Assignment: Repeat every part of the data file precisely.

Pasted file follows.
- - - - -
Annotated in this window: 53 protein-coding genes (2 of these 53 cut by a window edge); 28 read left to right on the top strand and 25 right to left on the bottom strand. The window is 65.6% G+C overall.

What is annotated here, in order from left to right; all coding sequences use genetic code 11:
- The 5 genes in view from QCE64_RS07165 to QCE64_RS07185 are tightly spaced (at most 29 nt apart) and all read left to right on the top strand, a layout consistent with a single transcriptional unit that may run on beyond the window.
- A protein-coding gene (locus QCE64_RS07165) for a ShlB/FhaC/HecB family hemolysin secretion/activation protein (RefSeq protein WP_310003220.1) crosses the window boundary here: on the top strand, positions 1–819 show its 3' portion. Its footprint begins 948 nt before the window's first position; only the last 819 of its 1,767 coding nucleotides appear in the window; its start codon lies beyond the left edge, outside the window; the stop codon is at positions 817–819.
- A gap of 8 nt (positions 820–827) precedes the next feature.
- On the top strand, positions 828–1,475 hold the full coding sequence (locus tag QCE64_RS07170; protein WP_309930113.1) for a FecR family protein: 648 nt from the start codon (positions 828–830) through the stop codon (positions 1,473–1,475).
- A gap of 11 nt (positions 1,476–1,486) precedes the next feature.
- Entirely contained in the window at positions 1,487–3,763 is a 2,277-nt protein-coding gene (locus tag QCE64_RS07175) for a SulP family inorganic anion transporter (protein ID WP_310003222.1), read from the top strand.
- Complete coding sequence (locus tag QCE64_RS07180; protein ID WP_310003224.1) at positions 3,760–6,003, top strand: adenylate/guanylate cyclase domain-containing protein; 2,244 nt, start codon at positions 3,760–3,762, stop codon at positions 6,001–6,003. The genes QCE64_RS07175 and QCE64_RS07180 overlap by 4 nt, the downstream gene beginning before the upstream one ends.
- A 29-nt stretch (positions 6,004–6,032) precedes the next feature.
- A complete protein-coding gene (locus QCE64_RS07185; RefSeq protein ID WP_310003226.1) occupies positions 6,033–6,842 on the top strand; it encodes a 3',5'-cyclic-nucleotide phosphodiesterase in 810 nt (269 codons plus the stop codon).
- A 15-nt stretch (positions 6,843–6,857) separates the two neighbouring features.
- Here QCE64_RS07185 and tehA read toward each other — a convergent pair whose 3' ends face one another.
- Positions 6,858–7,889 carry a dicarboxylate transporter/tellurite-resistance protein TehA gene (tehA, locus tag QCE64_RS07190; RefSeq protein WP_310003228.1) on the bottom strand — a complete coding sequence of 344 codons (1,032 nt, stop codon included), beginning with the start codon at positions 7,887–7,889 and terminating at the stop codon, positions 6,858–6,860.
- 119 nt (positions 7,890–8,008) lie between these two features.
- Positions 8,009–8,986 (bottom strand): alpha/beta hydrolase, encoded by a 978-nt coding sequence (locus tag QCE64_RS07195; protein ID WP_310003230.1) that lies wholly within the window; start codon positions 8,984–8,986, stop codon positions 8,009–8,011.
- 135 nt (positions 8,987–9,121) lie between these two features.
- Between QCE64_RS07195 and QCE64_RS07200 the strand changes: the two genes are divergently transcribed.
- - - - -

Annotated in this window: 53 protein-coding genes (2 of these 53 cut by a window edge); 28 read left to right on the top strand and 25 right to left on the bottom strand. The window is 65.6% G+C overall.

What is annotated here, in order from left to right; all coding sequences use genetic code 11:
- The 5 genes in view from QCE64_RS07165 to QCE64_RS07185 are tightly spaced (at most 29 nt apart) and all read left to right on the top strand, a layout consistent with a single transcriptional unit that may run on beyond the window.
- A protein-coding gene (locus QCE64_RS07165) for a ShlB/FhaC/HecB family hemolysin secretion/activation protein (RefSeq protein WP_310003220.1) crosses the window boundary here: on the top strand, positions 1–819 show its 3' portion. Its footprint begins 948 nt before the window's first position; only the last 819 of its 1,767 coding nucleotides appear in the window; its start codon lies beyond the left edge, outside the window; the stop codon is at positions 817–819.
- A gap of 8 nt (positions 820–827) precedes the next feature.
- On the top strand, positions 828–1,475 hold the full coding sequence (locus tag QCE64_RS07170; protein WP_309930113.1) for a FecR family protein: 648 nt from the start codon (positions 828–830) through the stop codon (positions 1,473–1,475).
- A gap of 11 nt (positions 1,476–1,486) precedes the next feature.
- Entirely contained in the window at positions 1,487–3,763 is a 2,277-nt protein-coding gene (locus tag QCE64_RS07175) for a SulP family inorganic anion transporter (protein ID WP_310003222.1), read from the top strand.
- Complete coding sequence (locus tag QCE64_RS07180; protein ID WP_310003224.1) at positions 3,760–6,003, top strand: adenylate/guanylate cyclase domain-containing protein; 2,244 nt, start codon at positions 3,760–3,762, stop codon at positions 6,001–6,003. The genes QCE64_RS07175 and QCE64_RS07180 overlap by 4 nt, the downstream gene beginning before the upstream one ends.
- A 29-nt stretch (positions 6,004–6,032) precedes the next feature.
- A complete protein-coding gene (locus QCE64_RS07185; RefSeq protein ID WP_310003226.1) occupies positions 6,033–6,842 on the top strand; it encodes a 3',5'-cyclic-nucleotide phosphodiesterase in 810 nt (269 codons plus the stop codon).
- A 15-nt stretch (positions 6,843–6,857) separates the two neighbouring features.
- Here QCE64_RS07185 and tehA read toward each other — a convergent pair whose 3' ends face one another.
- Positions 6,858–7,889 carry a dicarboxylate transporter/tellurite-resistance protein TehA gene (tehA, locus tag QCE64_RS07190; RefSeq protein WP_310003228.1) on the bottom strand — a complete coding sequence of 344 codons (1,032 nt, stop codon included), beginning with the start codon at positions 7,887–7,889 and terminating at the stop codon, positions 6,858–6,860.
- 119 nt (positions 7,890–8,008) lie between these two features.
- Positions 8,009–8,986 (bottom strand): alpha/beta hydrolase, encoded by a 978-nt coding sequence (locus tag QCE64_RS07195; protein ID WP_310003230.1) that lies wholly within the window; start codon positions 8,984–8,986, stop codon positions 8,009–8,011.
- 135 nt (positions 8,987–9,121) lie between these two features.
- Between QCE64_RS07195 and QCE64_RS07200 the strand changes: the two genes are divergently transcribed.